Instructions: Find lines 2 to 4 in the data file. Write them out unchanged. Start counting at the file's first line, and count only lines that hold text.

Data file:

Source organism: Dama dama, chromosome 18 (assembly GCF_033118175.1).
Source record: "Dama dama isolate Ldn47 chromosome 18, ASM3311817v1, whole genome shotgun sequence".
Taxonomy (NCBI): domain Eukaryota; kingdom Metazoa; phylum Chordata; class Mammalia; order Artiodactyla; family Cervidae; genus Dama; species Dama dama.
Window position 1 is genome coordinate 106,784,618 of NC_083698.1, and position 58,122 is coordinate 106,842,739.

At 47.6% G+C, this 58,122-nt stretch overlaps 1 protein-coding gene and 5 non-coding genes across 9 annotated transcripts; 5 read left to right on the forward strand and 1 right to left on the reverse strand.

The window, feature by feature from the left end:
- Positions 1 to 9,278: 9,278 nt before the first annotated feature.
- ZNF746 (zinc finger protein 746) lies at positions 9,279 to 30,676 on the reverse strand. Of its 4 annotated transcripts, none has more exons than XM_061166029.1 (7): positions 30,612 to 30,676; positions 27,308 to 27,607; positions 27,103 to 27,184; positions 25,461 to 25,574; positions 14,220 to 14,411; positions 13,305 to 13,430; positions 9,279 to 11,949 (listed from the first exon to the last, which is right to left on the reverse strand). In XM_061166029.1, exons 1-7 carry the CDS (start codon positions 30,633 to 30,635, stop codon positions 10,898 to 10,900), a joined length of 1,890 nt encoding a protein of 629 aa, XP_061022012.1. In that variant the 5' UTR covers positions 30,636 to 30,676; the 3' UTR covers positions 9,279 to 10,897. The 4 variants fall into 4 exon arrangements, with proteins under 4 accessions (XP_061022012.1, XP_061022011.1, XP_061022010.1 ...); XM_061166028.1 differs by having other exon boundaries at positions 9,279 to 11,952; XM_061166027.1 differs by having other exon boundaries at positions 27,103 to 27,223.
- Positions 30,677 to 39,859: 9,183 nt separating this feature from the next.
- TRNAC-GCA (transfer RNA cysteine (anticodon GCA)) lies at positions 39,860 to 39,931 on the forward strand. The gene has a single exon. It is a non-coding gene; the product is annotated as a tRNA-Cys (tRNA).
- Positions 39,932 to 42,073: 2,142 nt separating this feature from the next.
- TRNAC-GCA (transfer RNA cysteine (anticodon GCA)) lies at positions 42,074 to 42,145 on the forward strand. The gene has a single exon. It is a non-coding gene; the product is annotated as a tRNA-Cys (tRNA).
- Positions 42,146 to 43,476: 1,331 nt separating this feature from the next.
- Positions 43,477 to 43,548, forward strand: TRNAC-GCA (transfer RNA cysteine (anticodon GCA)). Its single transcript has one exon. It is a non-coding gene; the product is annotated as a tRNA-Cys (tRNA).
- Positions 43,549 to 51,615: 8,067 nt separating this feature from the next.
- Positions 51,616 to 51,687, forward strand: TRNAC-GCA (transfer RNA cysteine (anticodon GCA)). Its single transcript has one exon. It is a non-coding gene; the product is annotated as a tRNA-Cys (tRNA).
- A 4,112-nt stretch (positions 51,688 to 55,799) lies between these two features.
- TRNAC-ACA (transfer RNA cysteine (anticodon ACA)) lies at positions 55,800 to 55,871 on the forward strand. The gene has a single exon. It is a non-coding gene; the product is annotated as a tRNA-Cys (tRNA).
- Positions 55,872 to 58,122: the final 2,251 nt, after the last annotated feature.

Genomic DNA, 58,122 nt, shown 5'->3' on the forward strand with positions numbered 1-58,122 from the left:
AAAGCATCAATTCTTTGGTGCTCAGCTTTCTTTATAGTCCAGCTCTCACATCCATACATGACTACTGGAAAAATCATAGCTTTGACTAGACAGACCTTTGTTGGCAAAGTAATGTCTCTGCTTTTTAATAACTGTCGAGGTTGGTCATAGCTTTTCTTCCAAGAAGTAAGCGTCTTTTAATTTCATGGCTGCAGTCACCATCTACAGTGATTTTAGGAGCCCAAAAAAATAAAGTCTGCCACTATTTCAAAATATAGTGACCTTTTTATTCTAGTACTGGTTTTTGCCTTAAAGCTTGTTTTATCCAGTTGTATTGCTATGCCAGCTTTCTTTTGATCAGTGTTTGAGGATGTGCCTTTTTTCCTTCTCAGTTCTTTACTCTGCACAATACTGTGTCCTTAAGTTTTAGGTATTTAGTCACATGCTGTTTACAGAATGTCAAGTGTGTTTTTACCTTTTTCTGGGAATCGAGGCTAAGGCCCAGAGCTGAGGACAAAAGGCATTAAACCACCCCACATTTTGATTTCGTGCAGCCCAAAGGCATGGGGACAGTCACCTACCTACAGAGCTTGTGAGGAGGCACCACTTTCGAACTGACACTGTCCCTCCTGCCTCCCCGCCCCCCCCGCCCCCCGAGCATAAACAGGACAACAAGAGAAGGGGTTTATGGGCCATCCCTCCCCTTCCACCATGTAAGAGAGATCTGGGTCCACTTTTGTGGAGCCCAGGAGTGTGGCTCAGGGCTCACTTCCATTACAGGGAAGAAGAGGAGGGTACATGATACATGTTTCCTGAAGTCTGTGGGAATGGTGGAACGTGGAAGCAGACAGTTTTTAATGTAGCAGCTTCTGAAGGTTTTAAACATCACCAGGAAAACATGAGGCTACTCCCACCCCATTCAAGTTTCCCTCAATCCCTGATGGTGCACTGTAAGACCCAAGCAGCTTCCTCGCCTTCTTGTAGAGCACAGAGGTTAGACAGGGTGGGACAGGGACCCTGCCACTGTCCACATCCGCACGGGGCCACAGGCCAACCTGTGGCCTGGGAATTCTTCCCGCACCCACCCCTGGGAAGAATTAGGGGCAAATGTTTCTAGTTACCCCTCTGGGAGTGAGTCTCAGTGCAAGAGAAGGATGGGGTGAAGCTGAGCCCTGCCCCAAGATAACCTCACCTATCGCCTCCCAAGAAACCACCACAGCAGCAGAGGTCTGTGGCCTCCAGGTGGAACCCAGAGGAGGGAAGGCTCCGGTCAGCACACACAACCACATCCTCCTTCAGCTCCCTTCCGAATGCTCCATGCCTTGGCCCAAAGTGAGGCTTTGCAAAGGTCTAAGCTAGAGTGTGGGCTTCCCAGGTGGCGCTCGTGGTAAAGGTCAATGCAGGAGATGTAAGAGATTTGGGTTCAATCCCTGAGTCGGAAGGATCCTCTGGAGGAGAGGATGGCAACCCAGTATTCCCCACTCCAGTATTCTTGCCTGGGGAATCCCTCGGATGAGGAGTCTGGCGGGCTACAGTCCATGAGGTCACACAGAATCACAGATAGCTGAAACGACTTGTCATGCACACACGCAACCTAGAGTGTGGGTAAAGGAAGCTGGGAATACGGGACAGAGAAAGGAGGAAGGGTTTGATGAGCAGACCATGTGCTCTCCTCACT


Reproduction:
Source record: "Dama dama isolate Ldn47 chromosome 18, ASM3311817v1, whole genome shotgun sequence".
Taxonomy (NCBI): domain Eukaryota; kingdom Metazoa; phylum Chordata; class Mammalia; order Artiodactyla; family Cervidae; genus Dama; species Dama dama.
Window position 1 is genome coordinate 106,784,618 of NC_083698.1, and position 58,122 is coordinate 106,842,739.